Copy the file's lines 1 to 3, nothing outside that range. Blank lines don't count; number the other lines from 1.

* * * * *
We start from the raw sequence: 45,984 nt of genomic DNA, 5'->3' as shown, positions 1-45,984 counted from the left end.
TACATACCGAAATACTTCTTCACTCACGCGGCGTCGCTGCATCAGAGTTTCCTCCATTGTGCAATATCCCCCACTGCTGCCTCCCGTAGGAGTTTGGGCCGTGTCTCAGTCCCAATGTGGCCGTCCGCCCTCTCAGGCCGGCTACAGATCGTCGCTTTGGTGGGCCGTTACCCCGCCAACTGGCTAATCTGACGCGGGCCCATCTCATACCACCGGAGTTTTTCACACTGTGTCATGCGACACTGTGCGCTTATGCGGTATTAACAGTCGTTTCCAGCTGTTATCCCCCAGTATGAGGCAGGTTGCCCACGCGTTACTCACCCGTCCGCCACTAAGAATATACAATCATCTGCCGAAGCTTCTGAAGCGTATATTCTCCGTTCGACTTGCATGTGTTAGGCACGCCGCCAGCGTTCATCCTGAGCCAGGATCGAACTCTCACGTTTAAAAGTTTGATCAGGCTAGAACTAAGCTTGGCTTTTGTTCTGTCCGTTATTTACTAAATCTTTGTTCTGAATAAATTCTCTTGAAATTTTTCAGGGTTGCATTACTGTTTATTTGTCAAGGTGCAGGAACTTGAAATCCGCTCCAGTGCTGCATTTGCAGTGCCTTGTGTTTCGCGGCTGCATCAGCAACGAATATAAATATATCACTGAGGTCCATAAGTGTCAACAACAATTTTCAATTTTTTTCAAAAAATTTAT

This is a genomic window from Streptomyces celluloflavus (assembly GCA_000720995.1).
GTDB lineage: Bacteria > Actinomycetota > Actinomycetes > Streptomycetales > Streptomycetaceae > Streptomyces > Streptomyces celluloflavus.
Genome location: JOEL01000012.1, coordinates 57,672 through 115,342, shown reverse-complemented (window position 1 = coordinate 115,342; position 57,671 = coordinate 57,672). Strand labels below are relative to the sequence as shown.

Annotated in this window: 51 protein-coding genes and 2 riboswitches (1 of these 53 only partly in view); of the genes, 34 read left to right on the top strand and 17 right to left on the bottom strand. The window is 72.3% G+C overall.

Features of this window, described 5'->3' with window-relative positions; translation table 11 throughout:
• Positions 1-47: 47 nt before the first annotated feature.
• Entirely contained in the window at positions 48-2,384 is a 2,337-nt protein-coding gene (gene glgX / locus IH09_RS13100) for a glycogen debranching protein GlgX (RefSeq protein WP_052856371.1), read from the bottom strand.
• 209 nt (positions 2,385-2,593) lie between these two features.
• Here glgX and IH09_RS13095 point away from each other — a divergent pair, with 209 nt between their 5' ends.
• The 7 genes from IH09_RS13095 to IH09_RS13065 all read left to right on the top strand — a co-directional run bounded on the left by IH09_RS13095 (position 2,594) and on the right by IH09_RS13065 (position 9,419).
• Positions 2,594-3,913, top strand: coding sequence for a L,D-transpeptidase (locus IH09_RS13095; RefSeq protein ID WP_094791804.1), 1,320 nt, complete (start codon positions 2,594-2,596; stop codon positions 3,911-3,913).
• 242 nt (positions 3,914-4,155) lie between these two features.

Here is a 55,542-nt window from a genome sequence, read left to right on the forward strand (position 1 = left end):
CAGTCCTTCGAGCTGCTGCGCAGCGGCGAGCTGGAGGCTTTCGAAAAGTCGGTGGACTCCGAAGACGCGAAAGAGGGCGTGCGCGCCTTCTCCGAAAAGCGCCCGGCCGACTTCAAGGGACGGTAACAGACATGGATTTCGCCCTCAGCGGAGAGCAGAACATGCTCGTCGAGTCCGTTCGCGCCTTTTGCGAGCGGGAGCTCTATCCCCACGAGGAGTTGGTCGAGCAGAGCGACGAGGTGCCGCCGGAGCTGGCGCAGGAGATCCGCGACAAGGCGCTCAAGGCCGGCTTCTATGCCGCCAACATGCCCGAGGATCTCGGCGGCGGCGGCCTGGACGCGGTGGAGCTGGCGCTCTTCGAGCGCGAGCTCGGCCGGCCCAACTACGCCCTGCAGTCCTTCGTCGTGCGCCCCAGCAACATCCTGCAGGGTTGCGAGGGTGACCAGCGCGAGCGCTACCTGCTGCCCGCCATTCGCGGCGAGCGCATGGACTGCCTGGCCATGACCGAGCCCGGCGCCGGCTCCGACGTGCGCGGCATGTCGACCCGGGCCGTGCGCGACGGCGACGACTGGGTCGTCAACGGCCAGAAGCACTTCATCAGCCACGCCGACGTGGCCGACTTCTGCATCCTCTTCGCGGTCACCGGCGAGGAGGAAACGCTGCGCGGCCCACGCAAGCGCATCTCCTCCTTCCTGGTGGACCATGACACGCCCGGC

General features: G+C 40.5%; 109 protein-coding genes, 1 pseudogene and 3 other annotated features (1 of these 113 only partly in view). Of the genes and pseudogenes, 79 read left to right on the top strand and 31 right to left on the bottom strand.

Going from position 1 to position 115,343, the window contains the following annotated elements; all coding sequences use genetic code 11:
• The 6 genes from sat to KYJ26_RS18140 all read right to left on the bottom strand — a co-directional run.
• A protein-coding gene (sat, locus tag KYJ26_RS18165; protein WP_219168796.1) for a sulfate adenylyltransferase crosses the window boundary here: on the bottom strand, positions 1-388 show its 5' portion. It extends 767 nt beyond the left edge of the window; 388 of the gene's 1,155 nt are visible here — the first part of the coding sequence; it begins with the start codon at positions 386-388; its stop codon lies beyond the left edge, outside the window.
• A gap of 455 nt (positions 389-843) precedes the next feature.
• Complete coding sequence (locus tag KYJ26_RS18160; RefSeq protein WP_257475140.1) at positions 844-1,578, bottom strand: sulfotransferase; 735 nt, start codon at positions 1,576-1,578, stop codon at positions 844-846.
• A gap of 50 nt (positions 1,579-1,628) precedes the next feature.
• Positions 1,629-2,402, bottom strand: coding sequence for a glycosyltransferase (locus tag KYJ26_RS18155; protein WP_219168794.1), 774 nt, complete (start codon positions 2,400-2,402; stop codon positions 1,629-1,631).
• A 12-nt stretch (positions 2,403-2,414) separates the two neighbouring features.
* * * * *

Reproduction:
We start from the raw sequence: 45,984 nt of genomic DNA, 5'->3' as shown, positions 1-45,984 counted from the left end.
TACATACCGAAATACTTCTTCACTCACGCGGCGTCGCTGCATCAGAGTTTCCTCCATTGTGCAATATCCCCCACTGCTGCCTCCCGTAGGAGTTTGGGCCGTGTCTCAGTCCCAATGTGGCCGTCCGCCCTCTCAGGCCGGCTACAGATCGTCGCTTTGGTGGGCCGTTACCCCGCCAACTGGCTAATCTGACGCGGGCCCATCTCATACCACCGGAGTTTTTCACACTGTGTCATGCGACACTGTGCGCTTATGCGGTATTAACAGTCGTTTCCAGCTGTTATCCCCCAGTATGAGGCAGGTTGCCCACGCGTTACTCACCCGTCCGCCACTAAGAATATACAATCATCTGCCGAAGCTTCTGAAGCGTATATTCTCCGTTCGACTTGCATGTGTTAGGCACGCCGCCAGCGTTCATCCTGAGCCAGGATCGAACTCTCACGTTTAAAAGTTTGATCAGGCTAGAACTAAGCTTGGCTTTTGTTCTGTCCGTTATTTACTAAATCTTTGTTCTGAATAAATTCTCTTGAAATTTTTCAGGGTTGCATTACTGTTTATTTGTCAAGGTGCAGGAACTTGAAATCCGCTCCAGTGCTGCATTTGCAGTGCCTTGTGTTTCGCGGCTGCATCAGCAACGAATATAAATATATCACTGAGGTCCATAAGTGTCAACAACAATTTTCAATTTTTTTCAAAAAATTTAT

This is a genomic window from Streptomyces celluloflavus (assembly GCA_000720995.1).